I find it easier to come to terms with this solution when I think about the development of my own feminism. If I met a self-identifying feminist who spouted the thoughts and ideas that I did at 14, I might feel that her brand of feminism was somehow incomplete or sub-par. I might feel disappointed in her lack of radicalism or her failure to let her feminist principles influence her day-to-day life and relationships. But if, when I was 14, someone I saw as a fellow feminist had condescended to me like that, told me I was doing it wrong, suggested I hadn't earned the title of feminist - well, that could have put me off identifying as one for good, and I never would have ended up where I am now. And I still don't have all the answers; my views are constantly shifting and developing, as I hope most people's are. We aren't entitled to feel disappointed in other people's feminism because there is no single perfect form of feminism for us to unify around. So I suppose, as much as it galls me to say it, you can go off and enjoy that godawful film and still identify as a feminist. Because neither I nor anyone else has the authority to say you can't.


  1. I think you’re highlighting an interesting problem for feminists, Helen. My feeling is that as feminists- and I identify as a feminist- we may have been so keen to convince other people that they’re feminists, that we forgot to step back and think about what this really means.

    We’ve basically reduced the term ‘feminist' to meaning simply ‘someone that’s for equality of the sexes.' Ok, yes, that’s essentially true. But we don’t necessarily talk to those people who reluctantly embrace the label ‘feminist’ about the implications of this, both in terms of our everyday lives as feminists, and more broadly the means and ends of how we envisage achieving an equal society. Maybe because we’re not that sure ourselves!

    Once could argue that we’re so keen to convince people to become feminists that we’ve neutralised the term, make it more palatable, but robbing it of its radical potential in the process. I think this is a response to the challenge of ‘post-feminism’; we so wanted to convince people that feminism was alive and well that we didn’t think hard enough about how to make the term meaningful.

    In the process, what we’ve accidentally done- I fear!- is play into the hands of anti-feminists by making the label ‘feminist’ a catch-all term for anyone that feels they’re ‘for the equality of the sexes’. So people can claim all kinds of decisions are predicated on ‘feminist’ principles, even if they don’t look very feminist close up. Of course, this is also one of the challenges of ‘post-feminism’ which claims that we’re all feminist now and commits all kinds of horrors apparently under the influence of feminist ideas... and so we’re back to square one again and where we go from there, I have no idea.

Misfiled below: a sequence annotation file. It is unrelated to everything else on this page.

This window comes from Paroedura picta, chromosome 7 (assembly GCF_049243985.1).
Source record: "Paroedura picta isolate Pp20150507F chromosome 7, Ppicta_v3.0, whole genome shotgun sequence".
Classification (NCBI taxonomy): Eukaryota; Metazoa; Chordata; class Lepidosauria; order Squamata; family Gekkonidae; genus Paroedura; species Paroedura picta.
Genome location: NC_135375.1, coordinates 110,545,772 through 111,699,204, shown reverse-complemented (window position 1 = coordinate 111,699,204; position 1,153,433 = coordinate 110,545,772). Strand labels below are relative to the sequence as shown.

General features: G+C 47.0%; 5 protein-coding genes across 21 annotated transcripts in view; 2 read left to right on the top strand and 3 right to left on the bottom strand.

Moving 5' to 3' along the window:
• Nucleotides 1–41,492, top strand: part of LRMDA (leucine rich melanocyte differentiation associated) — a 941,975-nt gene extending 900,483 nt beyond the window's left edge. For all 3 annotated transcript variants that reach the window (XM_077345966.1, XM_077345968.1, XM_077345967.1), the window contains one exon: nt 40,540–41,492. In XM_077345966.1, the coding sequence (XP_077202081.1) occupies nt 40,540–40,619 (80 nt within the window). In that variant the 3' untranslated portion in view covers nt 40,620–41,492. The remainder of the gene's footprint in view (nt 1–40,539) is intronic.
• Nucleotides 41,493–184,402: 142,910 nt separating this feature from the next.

2. Interesting points, both in the blog and the comment above. While I am in no way qualified to discuss this on a level beyond the immediately obvious, I thought I might weigh in on a few points (so... you know, disregard as you see fit).

    It seems that there is a conflation of feminist and 'equalitarian', a category I'll readily admit to inventing in a wine induced haze. I'll readily admit to being the latter, in that it is a sub-set of my already liberal egalitarian instincts. Someone who perceives that women have just an important contribution to society as men do, and perhaps more importantly, someone who believes that gender (as well as certain other characteristics such as race, sexual persuasion etc.) should not preclude ambitions in any life goals.

    From this, there are two (from my perspective) important qualifications. First is the recognition that gender is still an issue from a societal perspective due to the hangover (and that is an apt description) of tradition. The headaches of traditionally assigned gender roles combine with the nausea caused by all too familiar stereotypes (on all sides), and lead us to the familiar promise of teetotalism...before we get tempted again.

    The second is the question: if feminisim is not, in fact, equal to equalitarianism (which I admit I have not offered any proof for), then what is it? Positive discrimination which would specify gender proportions in boardrooms? Tax credits for women that raise children, regardless of marital or employment status? And if someone agrees with these in a narrow moral sense - i.e. agree that, ceteris paribus, these are good things, if they disagree on a wider moral sense - i.e. other aspects of society should be considered such that they are held to be equally important as gender equality, where does one draw the line? This applies both to self definition as feminist and a wider question of priority.

    As it stands, I am not in a position to consider this to a deeper level, due to my aforementioned lack of qualifications, and previously unmentioned lack of sleep. Good post though Ms. V.I., it's not often I read something I feel the need to comment on. I hope it made sense!